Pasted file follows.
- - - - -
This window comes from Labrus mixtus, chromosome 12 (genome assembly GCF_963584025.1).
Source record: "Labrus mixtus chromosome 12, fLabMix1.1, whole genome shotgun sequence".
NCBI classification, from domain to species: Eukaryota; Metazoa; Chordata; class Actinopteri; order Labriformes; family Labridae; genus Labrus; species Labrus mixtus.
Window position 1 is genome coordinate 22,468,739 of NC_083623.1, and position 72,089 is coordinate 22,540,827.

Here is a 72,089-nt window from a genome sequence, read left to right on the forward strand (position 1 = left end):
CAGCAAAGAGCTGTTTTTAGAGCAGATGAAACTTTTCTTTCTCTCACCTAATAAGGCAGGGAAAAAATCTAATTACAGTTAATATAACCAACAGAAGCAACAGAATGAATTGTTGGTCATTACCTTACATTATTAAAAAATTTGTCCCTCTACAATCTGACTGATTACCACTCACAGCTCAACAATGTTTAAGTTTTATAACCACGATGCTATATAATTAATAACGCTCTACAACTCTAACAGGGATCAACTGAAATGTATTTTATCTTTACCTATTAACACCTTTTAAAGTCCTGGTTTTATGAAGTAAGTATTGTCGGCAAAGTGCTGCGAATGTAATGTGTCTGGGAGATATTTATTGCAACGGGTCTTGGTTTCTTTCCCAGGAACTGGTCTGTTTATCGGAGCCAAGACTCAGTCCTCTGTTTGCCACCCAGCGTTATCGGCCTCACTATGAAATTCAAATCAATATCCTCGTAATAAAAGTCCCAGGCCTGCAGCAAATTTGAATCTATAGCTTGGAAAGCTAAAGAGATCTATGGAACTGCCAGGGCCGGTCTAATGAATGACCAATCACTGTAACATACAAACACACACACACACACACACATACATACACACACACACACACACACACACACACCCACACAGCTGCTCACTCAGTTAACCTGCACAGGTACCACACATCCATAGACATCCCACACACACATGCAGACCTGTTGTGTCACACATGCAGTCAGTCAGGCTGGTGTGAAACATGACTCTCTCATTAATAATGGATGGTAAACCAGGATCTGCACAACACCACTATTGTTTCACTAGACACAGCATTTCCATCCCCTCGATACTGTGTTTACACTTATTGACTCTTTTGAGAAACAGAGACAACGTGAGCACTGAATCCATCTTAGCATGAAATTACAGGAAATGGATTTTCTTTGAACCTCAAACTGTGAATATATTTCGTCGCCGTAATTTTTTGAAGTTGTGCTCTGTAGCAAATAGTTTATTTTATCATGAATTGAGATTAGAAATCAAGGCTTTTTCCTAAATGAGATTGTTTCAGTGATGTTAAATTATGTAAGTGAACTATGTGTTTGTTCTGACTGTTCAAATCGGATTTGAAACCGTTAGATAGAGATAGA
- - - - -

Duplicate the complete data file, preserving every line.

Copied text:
This window comes from Labrus mixtus, chromosome 12 (genome assembly GCF_963584025.1).
Source record: "Labrus mixtus chromosome 12, fLabMix1.1, whole genome shotgun sequence".
NCBI classification, from domain to species: Eukaryota; Metazoa; Chordata; class Actinopteri; order Labriformes; family Labridae; genus Labrus; species Labrus mixtus.
Window position 1 is genome coordinate 22,468,739 of NC_083623.1, and position 72,089 is coordinate 22,540,827.

Here is a 72,089-nt window from a genome sequence, read left to right on the forward strand (position 1 = left end):
CAGCAAAGAGCTGTTTTTAGAGCAGATGAAACTTTTCTTTCTCTCACCTAATAAGGCAGGGAAAAAATCTAATTACAGTTAATATAACCAACAGAAGCAACAGAATGAATTGTTGGTCATTACCTTACATTATTAAAAAATTTGTCCCTCTACAATCTGACTGATTACCACTCACAGCTCAACAATGTTTAAGTTTTATAACCACGATGCTATATAATTAATAACGCTCTACAACTCTAACAGGGATCAACTGAAATGTATTTTATCTTTACCTATTAACACCTTTTAAAGTCCTGGTTTTATGAAGTAAGTATTGTCGGCAAAGTGCTGCGAATGTAATGTGTCTGGGAGATATTTATTGCAACGGGTCTTGGTTTCTTTCCCAGGAACTGGTCTGTTTATCGGAGCCAAGACTCAGTCCTCTGTTTGCCACCCAGCGTTATCGGCCTCACTATGAAATTCAAATCAATATCCTCGTAATAAAAGTCCCAGGCCTGCAGCAAATTTGAATCTATAGCTTGGAAAGCTAAAGAGATCTATGGAACTGCCAGGGCCGGTCTAATGAATGACCAATCACTGTAACATACAAACACACACACACACACACACATACATACACACACACACACACACACACACACACCCACACAGCTGCTCACTCAGTTAACCTGCACAGGTACCACACATCCATAGACATCCCACACACACATGCAGACCTGTTGTGTCACACATGCAGTCAGTCAGGCTGGTGTGAAACATGACTCTCTCATTAATAATGGATGGTAAACCAGGATCTGCACAACACCACTATTGTTTCACTAGACACAGCATTTCCATCCCCTCGATACTGTGTTTACACTTATTGACTCTTTTGAGAAACAGAGACAACGTGAGCACTGAATCCATCTTAGCATGAAATTACAGGAAATGGATTTTCTTTGAACCTCAAACTGTGAATATATTTCGTCGCCGTAATTTTTTGAAGTTGTGCTCTGTAGCAAATAGTTTATTTTATCATGAATTGAGATTAGAAATCAAGGCTTTTTCCTAAATGAGATTGTTTCAGTGATGTTAAATTATGTAAGTGAACTATGTGTTTGTTCTGACTGTTCAAATCGGATTTGAAACCGTTAGATAGAGATAGA